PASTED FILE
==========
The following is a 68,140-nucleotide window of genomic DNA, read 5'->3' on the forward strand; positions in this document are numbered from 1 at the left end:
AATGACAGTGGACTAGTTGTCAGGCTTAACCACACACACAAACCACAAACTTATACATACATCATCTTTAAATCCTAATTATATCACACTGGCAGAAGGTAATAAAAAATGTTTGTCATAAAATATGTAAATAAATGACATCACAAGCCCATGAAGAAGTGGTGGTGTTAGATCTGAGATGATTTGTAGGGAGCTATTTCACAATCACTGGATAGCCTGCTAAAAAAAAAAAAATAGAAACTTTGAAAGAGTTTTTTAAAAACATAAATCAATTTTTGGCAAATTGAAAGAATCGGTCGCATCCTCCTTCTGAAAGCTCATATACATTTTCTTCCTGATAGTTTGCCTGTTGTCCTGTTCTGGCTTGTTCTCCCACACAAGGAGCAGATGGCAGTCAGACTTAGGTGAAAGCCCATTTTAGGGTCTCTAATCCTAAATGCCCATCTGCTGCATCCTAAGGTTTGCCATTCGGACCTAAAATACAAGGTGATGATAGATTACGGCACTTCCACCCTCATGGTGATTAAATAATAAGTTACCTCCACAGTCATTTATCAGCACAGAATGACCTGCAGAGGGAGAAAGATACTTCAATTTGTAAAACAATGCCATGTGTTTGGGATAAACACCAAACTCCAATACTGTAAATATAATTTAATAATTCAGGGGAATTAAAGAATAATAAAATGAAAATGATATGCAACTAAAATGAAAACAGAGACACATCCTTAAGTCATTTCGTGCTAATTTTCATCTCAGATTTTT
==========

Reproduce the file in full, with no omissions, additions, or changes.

The following is a 68,140-nucleotide window of genomic DNA, read 5'->3' on the forward strand; positions in this document are numbered from 1 at the left end:
AATGACAGTGGACTAGTTGTCAGGCTTAACCACACACACAAACCACAAACTTATACATACATCATCTTTAAATCCTAATTATATCACACTGGCAGAAGGTAATAAAAAATGTTTGTCATAAAATATGTAAATAAATGACATCACAAGCCCATGAAGAAGTGGTGGTGTTAGATCTGAGATGATTTGTAGGGAGCTATTTCACAATCACTGGATAGCCTGCTAAAAAAAAAAAAATAGAAACTTTGAAAGAGTTTTTTAAAAACATAAATCAATTTTTGGCAAATTGAAAGAATCGGTCGCATCCTCCTTCTGAAAGCTCATATACATTTTCTTCCTGATAGTTTGCCTGTTGTCCTGTTCTGGCTTGTTCTCCCACACAAGGAGCAGATGGCAGTCAGACTTAGGTGAAAGCCCATTTTAGGGTCTCTAATCCTAAATGCCCATCTGCTGCATCCTAAGGTTTGCCATTCGGACCTAAAATACAAGGTGATGATAGATTACGGCACTTCCACCCTCATGGTGATTAAATAATAAGTTACCTCCACAGTCATTTATCAGCACAGAATGACCTGCAGAGGGAGAAAGATACTTCAATTTGTAAAACAATGCCATGTGTTTGGGATAAACACCAAACTCCAATACTGTAAATATAATTTAATAATTCAGGGGAATTAAAGAATAATAAAATGAAAATGATATGCAACTAAAATGAAAACAGAGACACATCCTTAAGTCATTTCGTGCTAATTTTCATCTCAGATTTTT